Why People Photograph
A now classic text on the art, Why People Photograph gathers a selection of essays by the great master photographer Robert Adams, tackling such diverse subjects as collectors, humor, teaching, money and dogs. Adams also writes brilliantly on Edward Weston, Paul Strand, Laura Gilpin, Judith Joy Ross, Susan Meiselas, Michael Schmidt, Ansel Adams, Dorothea Lange, and Eugene Atget. The book closes with two essays on "working conditions" in the nineteenth- and twentieth-century American West, and the essay "Two Landscapes." Adams writes: At our best and most fortunate we make pictures because of what stands in front of the camera, to honor what is greater and more interesting than we are."
- Paperback | 192 pages
- 140 x 210 x 16.26mm | 350g
- 15 Jun 2005
- New York, United States
- Illustrated in black and white throughout
Back cover copy
In 1981 Robert Adams published a volume of essays entitled Beauty in Photography, in which he suggested that art is too important to confuse with interior decoration or an investment opportunity. Its real use, he contended, is to affirm meaning and thus to keep intact an affection for life. Why People Photograph gathers a selection of Adams's writing since then. His subjects vary, but again he questions accepted prejudice, this time not only the view that art is trivial but that artists are separate. He demonstrates that many understand themselves to be bound to the world by complex and important obligations. Adams's writing is free of academic jargon. Readers will also appreciate his attention to common experience (he talks about trying to earn an income), his enjoyment of the unorthodox (one essay concerns dogs and photography), and above all his conviction that art matters. Photographers may or may not make a living by photography, he writes, but they are alive by it.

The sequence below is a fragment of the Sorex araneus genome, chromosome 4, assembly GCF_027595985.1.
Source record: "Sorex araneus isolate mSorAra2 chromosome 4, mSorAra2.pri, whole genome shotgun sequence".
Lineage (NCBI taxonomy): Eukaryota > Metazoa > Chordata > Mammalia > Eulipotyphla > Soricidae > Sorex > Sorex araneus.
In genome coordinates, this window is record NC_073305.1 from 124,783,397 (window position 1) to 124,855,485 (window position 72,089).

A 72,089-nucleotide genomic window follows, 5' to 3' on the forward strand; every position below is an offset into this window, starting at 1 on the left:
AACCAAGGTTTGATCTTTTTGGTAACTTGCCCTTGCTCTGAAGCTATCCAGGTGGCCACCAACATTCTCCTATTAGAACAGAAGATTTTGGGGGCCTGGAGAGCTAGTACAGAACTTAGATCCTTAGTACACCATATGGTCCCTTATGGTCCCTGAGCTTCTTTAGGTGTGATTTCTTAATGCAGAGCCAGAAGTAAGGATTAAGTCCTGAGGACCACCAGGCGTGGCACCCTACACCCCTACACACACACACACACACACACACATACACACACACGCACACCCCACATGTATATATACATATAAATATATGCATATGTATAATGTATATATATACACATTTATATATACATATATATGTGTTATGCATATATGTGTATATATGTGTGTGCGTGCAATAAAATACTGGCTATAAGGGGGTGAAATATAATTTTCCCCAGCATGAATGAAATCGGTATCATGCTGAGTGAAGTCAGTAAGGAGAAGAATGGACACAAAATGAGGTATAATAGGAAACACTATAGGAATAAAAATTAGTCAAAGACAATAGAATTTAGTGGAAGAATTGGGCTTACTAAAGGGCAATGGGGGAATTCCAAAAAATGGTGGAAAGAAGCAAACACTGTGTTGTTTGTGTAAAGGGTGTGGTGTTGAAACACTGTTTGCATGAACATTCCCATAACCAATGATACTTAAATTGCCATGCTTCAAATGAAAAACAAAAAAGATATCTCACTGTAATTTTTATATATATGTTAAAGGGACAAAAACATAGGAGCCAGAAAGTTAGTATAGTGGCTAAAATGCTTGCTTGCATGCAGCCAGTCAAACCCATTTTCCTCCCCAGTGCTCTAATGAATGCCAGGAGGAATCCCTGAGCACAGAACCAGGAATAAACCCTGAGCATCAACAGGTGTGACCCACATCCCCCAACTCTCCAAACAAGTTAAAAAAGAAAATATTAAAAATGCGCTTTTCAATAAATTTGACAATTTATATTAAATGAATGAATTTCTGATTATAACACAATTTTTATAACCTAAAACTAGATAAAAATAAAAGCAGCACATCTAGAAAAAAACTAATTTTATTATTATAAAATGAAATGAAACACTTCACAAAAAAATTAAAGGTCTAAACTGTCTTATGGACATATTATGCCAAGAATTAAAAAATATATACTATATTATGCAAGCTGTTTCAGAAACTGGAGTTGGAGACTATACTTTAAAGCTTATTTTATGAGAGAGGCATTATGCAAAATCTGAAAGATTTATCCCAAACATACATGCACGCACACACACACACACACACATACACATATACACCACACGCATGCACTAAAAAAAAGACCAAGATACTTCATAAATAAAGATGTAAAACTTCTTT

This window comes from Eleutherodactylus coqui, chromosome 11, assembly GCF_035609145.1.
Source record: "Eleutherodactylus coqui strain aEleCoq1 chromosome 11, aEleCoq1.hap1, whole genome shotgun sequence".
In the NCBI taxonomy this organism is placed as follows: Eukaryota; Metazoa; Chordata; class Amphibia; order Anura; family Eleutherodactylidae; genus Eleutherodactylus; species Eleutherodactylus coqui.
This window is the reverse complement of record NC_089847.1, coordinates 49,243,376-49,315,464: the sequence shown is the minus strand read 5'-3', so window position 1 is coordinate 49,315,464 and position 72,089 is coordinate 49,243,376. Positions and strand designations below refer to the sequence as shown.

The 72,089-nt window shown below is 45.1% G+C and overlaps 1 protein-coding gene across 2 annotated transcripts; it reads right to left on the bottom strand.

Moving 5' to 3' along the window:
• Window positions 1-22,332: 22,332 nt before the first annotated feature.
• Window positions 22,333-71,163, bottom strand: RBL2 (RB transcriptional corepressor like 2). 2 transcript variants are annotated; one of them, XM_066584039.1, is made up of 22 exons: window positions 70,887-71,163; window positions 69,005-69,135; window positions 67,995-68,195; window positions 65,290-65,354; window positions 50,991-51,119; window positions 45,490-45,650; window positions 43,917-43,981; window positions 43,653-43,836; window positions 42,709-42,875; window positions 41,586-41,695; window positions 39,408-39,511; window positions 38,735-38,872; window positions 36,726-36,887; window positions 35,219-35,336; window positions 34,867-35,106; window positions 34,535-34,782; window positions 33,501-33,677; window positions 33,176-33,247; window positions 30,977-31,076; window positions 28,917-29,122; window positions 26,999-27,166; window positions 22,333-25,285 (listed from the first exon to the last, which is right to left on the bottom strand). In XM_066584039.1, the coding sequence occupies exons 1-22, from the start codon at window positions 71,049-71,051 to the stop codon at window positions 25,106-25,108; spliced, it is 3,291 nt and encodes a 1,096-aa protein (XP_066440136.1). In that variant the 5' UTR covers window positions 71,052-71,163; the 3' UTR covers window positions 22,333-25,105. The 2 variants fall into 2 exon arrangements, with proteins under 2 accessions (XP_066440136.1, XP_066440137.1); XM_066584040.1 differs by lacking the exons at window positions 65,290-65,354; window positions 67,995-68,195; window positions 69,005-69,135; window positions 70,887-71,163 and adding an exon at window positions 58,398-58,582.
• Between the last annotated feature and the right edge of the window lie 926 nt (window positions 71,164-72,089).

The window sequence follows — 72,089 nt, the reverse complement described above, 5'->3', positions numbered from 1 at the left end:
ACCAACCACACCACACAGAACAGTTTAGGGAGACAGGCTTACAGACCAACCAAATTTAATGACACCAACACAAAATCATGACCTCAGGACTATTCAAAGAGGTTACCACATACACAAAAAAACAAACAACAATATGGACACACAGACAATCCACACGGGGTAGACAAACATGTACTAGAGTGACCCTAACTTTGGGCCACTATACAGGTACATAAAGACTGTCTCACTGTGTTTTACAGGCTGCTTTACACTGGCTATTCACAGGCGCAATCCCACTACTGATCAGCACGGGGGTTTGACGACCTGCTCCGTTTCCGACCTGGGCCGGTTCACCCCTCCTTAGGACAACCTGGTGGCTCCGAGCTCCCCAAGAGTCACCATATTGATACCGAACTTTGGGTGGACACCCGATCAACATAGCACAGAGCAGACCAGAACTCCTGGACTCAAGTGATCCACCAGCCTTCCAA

"At our best and most fortunate we make pictures because of what stands in front of the camera, to honor what is greater and more interesting than we are."
About Robert Adams
Robert Adams, born in 1937, came to prominence as part of the photographic movement known as New Topographics. His work has been widely exhibited both in Europe and the United States. He is a recipient of a MacArthur Fellowship, the Spectrum International Prize for Photography, and the Deutsche Boerse Photography Prize.